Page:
But here it must be observed that, in order to enjoy the sweetness of prayer, we must disentangle ourselves from the ties of the world, and from all inordinate affections to created things, and rest with all our heart and soul in God alone. "Delight in the Lord," says holy David, "and He will give thee the requests of thy heart." [Psalm xxxvi.4.] 'Be pure and free interiorly,' says the Imitation of Christ, 'without being entangled by any creature. Thou must be naked, and carry a pure heart to God, if thou wilt attend at leisure, and see how sweet is the Lord.' ['Book ii. c. 8] . . . 'As soon as thou hast delivered thyself up to God with thy whole heart, and neither seekest this nor that for thy own pleasure, but wholly placest thyself in Him, thou shalt find thyself united to Him and at peace; for nothing wilt thou relish so well, and nothing shall please thee so much, as the good pleasure of the Divine will. Whosoever, therefore, with a single heart, shall direct his intention upwards to God, and purify himself from all inordinate love to created things, he shall be the most fit to receive grace, and worthy of the gift of devotion. For the Lord bestows His blessings there, where He finds the vessels empty. And the more perfectly a soul forsakes things below, and the more she dies to herself for the contempt of herself, the more speedily grace cometh, the more plentifully it entereth, and the higher it elevates the free heart. Then shall he see and abound, he shall admire, and his heart shall be enlarged within him; because the hand of the Lord is with him, and he hath put himself wholly into His hands for ever. Behold, thus shall the man be blessed that seeketh God with his whole heart, and taketh not his soul in vain. [Book iv. c. 15.]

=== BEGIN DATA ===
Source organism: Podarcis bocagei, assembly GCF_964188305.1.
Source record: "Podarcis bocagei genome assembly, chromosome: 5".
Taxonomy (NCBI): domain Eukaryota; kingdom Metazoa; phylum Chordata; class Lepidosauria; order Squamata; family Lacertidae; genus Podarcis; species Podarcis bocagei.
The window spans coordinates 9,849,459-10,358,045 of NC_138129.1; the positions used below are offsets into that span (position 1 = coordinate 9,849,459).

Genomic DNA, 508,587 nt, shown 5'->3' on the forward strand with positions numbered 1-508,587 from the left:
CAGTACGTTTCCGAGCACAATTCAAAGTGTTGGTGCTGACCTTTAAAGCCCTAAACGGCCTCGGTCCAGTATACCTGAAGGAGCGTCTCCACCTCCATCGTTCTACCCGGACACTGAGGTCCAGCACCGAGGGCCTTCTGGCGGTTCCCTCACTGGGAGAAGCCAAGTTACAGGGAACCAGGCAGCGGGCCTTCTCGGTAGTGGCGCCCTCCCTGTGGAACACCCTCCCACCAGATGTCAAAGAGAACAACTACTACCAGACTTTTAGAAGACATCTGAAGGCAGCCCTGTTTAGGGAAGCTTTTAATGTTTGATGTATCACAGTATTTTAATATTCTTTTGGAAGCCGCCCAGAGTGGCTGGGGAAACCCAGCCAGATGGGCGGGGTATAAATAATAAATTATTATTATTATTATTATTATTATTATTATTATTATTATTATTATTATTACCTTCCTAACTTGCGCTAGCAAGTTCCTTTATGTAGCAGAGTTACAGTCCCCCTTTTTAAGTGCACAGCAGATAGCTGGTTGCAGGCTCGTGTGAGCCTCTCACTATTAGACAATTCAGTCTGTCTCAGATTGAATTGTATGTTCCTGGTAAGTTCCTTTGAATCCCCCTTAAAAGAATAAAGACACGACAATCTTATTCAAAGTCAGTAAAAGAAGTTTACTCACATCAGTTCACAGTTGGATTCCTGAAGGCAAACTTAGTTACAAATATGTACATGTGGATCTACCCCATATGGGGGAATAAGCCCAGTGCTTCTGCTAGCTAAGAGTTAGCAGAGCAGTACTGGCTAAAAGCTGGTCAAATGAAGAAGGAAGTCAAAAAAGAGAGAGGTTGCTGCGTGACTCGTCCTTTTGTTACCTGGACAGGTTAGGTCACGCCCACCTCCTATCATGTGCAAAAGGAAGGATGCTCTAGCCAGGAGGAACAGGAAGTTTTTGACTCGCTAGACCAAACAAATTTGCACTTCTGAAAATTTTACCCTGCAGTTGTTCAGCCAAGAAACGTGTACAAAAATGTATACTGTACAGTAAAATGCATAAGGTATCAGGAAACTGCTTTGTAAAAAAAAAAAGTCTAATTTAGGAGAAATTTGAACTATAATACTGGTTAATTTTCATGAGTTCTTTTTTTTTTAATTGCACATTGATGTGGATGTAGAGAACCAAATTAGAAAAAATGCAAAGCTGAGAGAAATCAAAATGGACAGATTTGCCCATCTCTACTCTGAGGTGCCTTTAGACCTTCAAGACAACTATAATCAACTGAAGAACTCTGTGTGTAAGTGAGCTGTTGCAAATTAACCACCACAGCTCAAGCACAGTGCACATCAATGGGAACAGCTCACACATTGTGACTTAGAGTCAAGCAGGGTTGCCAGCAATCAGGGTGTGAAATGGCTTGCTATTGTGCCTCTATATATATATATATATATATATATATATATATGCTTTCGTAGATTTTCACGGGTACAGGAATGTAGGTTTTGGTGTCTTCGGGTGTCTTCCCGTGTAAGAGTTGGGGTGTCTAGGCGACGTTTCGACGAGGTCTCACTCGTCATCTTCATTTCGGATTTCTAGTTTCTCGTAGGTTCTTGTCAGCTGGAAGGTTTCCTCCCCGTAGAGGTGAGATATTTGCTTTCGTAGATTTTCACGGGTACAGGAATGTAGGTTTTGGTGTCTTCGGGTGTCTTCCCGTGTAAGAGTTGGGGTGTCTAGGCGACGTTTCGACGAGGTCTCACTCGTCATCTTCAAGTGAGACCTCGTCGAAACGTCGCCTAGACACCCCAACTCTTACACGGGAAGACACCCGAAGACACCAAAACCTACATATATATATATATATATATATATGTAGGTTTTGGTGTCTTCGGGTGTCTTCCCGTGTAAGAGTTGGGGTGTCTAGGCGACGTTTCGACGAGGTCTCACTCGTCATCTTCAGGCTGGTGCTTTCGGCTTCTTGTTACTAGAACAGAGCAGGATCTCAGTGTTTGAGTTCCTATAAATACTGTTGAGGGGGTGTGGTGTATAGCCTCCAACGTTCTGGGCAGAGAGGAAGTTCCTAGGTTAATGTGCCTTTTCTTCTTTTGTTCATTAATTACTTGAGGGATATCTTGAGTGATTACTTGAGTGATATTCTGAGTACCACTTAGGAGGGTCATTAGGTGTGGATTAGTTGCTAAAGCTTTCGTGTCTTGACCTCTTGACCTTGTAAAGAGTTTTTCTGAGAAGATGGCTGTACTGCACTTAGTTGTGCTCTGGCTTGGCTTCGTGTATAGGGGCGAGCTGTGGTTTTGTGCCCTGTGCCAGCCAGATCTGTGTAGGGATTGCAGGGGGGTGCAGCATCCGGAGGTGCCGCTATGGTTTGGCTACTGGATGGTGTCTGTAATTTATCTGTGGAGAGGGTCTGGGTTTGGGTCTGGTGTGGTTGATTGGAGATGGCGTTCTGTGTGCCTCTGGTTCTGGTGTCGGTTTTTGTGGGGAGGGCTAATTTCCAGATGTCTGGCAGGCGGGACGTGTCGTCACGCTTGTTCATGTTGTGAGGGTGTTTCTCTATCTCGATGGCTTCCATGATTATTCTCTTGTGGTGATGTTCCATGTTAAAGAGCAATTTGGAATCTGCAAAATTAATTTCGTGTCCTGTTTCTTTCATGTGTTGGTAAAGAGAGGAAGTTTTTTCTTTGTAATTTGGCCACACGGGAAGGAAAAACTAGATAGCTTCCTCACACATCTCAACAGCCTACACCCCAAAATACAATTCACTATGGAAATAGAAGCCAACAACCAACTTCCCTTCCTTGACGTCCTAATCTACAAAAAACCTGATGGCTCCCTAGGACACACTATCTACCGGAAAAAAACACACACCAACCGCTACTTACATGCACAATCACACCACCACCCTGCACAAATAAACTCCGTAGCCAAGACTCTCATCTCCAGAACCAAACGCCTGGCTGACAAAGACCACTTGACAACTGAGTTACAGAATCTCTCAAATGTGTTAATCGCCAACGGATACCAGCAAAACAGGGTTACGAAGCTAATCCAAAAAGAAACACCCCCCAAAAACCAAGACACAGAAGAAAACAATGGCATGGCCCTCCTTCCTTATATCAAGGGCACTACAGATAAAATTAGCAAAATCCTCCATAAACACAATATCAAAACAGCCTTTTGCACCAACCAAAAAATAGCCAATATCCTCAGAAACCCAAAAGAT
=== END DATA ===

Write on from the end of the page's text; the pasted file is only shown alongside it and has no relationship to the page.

Taken from - The Way to Heaven. A Manual of Devotion. By The Very Rev. John Baptist Pagani.